Hurdles in conducting of cell therapy trials for acute neurological conditions

by Alexey Bersenev on October 20, 2013 · 0 comments

in neurology

Acute neurological conditions, such as stroke and traumatic brain injury (TBI) is an attractive target for cell therapy. Success of pre-clinical models allowed to move to clinical trials relatively quickly. Industry also sees a great opportunity in this direction. For example, Athersys and Cytomedix have active ongoing Phase 2 trials. However, the trials did not progress as fast as expected. There are many barriers in conducting of such trials. In this post, I’m going to overview some of these hurdles. I used the following sources: (i) talk by Charles Cox from MSC2013 conference, (ii) article by Sean Savitz and (iii) analysis of recent Cytomedix press release.

1. Slow enrollment
This is probably the biggest problem in stroke and TBI trials. Sean Savitz team, which assesses autologous bone marrow mononuclear cells in acute ischemic stroke, discussed practical barriers in patient enrollment. A single most important obstacle is natural variation in clinical course, means possible significant fluctuations in patient condition after signing a consent form. The patients, which unexpectedly rapidly deteriorated or recovered, should be excluded from the study, even after bone marrow aspiration:

In our study, it was not always predictable which patients would require hemicraniectomy by the time window for enrollment. Some patients with large infarcts fell out of the study after consent was obtained due to neurological dete- rioration and the need for surgical decompression.

A 55-year-old woman was consented for the trial after receiving IV t-PA, but she improved to such an extent that she fell below the range of clinical deficits to remain in the study and was deemed to be a screen failure.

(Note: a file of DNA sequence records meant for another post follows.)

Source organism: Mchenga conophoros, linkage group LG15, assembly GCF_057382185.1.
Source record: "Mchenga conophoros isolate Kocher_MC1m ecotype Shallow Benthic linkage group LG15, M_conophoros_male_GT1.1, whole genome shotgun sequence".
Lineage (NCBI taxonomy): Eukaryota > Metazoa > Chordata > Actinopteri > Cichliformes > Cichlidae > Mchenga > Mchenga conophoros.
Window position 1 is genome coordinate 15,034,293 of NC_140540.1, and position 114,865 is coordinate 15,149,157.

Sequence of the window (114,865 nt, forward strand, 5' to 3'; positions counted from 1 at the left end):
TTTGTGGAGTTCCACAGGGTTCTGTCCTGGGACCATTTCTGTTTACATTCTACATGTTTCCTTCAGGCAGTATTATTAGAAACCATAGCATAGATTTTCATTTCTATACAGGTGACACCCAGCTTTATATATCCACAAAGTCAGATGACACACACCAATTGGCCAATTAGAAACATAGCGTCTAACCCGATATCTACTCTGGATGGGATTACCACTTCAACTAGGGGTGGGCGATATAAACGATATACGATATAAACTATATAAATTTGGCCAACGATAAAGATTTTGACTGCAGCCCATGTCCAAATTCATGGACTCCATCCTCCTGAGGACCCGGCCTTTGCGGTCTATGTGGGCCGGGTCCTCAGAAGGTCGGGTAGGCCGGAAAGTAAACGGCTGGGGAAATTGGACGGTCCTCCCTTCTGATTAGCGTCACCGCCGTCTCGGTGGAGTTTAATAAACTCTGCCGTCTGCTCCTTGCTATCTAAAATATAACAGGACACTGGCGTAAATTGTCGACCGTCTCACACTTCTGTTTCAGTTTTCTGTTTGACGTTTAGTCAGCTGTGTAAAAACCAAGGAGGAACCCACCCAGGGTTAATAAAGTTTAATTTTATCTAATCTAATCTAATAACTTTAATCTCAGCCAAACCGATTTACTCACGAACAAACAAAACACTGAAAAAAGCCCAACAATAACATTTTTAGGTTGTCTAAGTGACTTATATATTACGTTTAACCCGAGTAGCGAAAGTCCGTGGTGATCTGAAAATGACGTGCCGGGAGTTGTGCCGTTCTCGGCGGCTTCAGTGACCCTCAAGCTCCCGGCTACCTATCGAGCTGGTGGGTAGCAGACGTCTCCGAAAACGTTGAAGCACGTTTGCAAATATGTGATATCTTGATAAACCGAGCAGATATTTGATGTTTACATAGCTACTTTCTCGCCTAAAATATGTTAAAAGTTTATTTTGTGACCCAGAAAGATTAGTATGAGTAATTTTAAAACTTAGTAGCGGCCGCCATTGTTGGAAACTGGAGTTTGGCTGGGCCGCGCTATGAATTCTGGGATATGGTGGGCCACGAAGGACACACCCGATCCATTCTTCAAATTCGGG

A 64-year-old woman initially treated with t-PA, consented for the clinical trial at 24 h after stroke. She subsequently developed intra- cerebral hemorrhage and deterioration to such an extent that she exceeded the study’s clinical severity criteria and was then deemed a screen failure.

So, tPA (tissue plasminogen activator) – a standard of care in ischehmic stroke, can contribute significantly to fluctuation of clinical course. Yet another contributor is anticoagulation therapy (ex: heparin). Significant number of stroke patients are required therapy by anticoagulants. These patients can not undergo such invasive procedures as bone marrow harvest. Another exclusion criteria is potential risk of hypotension from sedation during bone marrow harvest.

So, due to rapid fluctuation in clinical course, there is a big screening failure and exclusion rate after singing consent form. The situation could be even worse with TBI patients. Charles Cox said that in their trial, only 1 patient get enrolled out of 100 screened. One interesting example that he gave was about patients, which were injured while allegedly committing a crime – while team consented them in emergency room and aspirated marrow, they didn’t know about it. But if those patients turned into prisoners, the follow-up is not possible and they should be excluded from the trial.

2. Thin business model
The business model for autologous cell therapy in acute neurological conditions is very slim. The autologous business model is complicated by: emergency of condition, fluctuation of patient condition, high liability in decision making (Go/ No Go), a requirement of big multidisciplinary team effort and other factors. So, it’s not very attractive for investors.